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Injury Description

A sprained ankle, also known as an ankle sprain, twisted ankle, rolled ankle, ankle injury or ankle ligament injury, is a common medical condition where one or more of the ligaments of the ankle is torn or partially torn.

Inversion (lateral) ankle sprain

The most common type of ankle sprain occurs when the foot is inverted too much, affecting the lateral side of the foot. When this type of ankle sprain happens, the outer, or lateral, ligaments are stretched too much. The anterior tabofibular ligament is one of the most commonly involved ligaments in this type of sprain. Approximately 90% of ankle sprains are inversion injuries.

Eversion (medial) ankle sprain

A less common type of ankle sprain is called an eversion injury, affecting the medial side of the foot. When this occurs, the medial, or deltoid, ligament is stretched too much.

High ankle sprain

A high ankle sprain is an injury to the large ligaments above the ankle that join together the two long bones of the lower leg, called the tibia and fibula. High ankle sprains commonly occur from a sudden and forceful outward twisting of the foot, which commonly occurs in contact and cutting sports such as football, rugby, ice hockey, basketball, volleyball, lacrosse, baseball, track, ultimate frisbee, soccer, and tennis.

Signs and Symptoms

Knowing the symptoms that can be experienced with a sprain is important in determining that the injury is not really a break in the bone. When a sprain occurs, blood vessels will leak fluid into the tissue that surrounds the joint. White blood cells responsible for inflammation migrate to the area, and blood flow increases as well.[4] Along with this inflammation, swelling from the fluid and pain is experienced. The nerves in the area become more sensitive when the injury is suffered, so pain is felt as throbbing and will worsen if there is pressure placed on the area. Warmth and redness are also seen as blood flow is increased. Also present is a decreased ability to move the joint, and difficulty using the affected leg.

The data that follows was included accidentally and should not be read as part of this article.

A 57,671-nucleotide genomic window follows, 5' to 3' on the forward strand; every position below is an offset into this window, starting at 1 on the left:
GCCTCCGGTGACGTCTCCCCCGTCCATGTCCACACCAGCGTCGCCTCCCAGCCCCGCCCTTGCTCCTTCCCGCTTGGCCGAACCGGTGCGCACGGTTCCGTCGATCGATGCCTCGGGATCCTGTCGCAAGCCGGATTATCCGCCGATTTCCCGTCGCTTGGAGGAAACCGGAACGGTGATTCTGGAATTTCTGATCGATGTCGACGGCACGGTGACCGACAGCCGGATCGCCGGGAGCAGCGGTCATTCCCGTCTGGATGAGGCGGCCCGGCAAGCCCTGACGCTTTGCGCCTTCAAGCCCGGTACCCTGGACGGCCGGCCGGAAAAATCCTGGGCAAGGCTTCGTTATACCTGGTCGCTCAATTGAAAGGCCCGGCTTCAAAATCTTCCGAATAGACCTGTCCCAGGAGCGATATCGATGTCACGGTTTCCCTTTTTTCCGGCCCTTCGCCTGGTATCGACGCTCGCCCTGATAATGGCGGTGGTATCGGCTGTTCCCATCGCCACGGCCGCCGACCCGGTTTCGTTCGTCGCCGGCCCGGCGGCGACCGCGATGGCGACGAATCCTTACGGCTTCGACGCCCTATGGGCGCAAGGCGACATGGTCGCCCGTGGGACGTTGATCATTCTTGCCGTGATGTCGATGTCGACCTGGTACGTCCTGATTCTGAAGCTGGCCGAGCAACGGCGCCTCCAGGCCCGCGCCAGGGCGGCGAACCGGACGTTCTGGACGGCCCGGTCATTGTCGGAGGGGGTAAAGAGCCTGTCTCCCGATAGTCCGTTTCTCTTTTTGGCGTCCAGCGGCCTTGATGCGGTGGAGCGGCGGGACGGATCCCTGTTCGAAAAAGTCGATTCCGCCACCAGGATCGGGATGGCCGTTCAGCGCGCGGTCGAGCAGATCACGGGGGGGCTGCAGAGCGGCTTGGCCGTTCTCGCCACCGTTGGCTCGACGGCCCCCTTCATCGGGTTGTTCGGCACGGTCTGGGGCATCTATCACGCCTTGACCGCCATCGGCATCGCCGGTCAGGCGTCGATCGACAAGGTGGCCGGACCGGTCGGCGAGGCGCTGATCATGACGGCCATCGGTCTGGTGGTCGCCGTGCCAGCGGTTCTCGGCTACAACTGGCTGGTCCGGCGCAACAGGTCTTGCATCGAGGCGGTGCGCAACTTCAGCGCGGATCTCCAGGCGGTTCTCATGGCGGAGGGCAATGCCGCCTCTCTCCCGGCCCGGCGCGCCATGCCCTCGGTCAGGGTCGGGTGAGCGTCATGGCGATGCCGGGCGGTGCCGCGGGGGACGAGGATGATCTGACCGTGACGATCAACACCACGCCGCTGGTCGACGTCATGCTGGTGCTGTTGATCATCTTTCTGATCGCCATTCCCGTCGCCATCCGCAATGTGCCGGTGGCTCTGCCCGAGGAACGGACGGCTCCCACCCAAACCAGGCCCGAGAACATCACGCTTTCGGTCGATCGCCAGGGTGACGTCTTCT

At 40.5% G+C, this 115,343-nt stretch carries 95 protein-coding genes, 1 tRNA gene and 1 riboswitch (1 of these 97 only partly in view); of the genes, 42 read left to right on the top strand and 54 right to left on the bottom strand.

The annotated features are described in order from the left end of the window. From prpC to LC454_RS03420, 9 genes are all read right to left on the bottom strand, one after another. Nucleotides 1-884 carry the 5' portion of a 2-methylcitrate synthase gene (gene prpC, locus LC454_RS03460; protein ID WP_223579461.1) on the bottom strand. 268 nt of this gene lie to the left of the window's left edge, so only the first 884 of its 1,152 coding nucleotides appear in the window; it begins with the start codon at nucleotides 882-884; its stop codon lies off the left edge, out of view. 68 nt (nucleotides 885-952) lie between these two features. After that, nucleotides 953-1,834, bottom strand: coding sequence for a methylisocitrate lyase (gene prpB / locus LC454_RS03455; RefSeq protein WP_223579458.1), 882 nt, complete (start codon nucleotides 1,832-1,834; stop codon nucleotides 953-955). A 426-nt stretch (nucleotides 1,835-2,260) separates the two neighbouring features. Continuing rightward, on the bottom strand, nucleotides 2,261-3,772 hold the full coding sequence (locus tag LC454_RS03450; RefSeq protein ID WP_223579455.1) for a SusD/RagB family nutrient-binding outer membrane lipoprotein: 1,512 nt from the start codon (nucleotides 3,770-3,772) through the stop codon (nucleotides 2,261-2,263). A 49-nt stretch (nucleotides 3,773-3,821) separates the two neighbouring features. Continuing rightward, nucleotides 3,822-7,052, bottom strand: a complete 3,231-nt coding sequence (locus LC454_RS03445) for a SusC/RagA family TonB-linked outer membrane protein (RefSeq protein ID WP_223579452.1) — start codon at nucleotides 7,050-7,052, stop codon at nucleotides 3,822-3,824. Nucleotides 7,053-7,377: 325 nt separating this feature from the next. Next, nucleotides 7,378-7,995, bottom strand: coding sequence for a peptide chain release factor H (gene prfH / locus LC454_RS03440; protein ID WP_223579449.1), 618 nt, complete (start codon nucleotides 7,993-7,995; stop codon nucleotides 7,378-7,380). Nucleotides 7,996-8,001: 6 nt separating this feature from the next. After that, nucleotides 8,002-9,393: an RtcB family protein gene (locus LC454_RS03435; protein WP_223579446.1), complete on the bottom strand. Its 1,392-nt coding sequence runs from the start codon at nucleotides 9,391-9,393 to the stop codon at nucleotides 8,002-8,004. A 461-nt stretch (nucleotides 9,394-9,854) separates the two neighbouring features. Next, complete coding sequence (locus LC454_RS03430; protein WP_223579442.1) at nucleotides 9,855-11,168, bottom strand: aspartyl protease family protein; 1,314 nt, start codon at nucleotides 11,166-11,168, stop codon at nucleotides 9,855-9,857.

Causes

Sprains happen when the foot is rolled or turned beyond motions that are considered normal for the ankle. An ankle sprain usually occurs when a person lands from jumping or running onto an uneven surface. If the ankle is placed into an abnormal position at the same time, overstretching of the ligaments can occur. The ligaments of the ankle hold the ankle bones and joint in position, and therefore help to stabilise the ankle joint. They protect the ankle joint from abnormal movements-especially twisting, turning, and rolling of the foot.[1]

The risk of an ankle sprain is greatest during activities that involve explosive side-to-side motion, such as tennis or basketball. Sprained ankles can also occur during normal daily activities such as stepping off a curb or slipping on ice. Returning to activity before the ligaments have fully healed may cause them to heal in a stretched position, resulting in less stability at the ankle joint. This can lead to a condition known as Chronic Ankle Instability (CAI), and an increased risk of ankle sprains.

The following factors can contribute to an increased risk of ankle sprains:

  • Weak muscles/tendons that cross the ankle joint, especially the muscles of the lower leg that cross the outside, or lateral aspect of the ankle joint (i.e. peroneal or fibular muscles);
  • Weak or lax ligaments that join together the bones of the ankle joint – this can be hereditary or due to overstretching of ligaments as a result of repetitive ankle sprains;
  • Poor ankle flexibility;
  • Lack of warm-up and/or stretching before activity;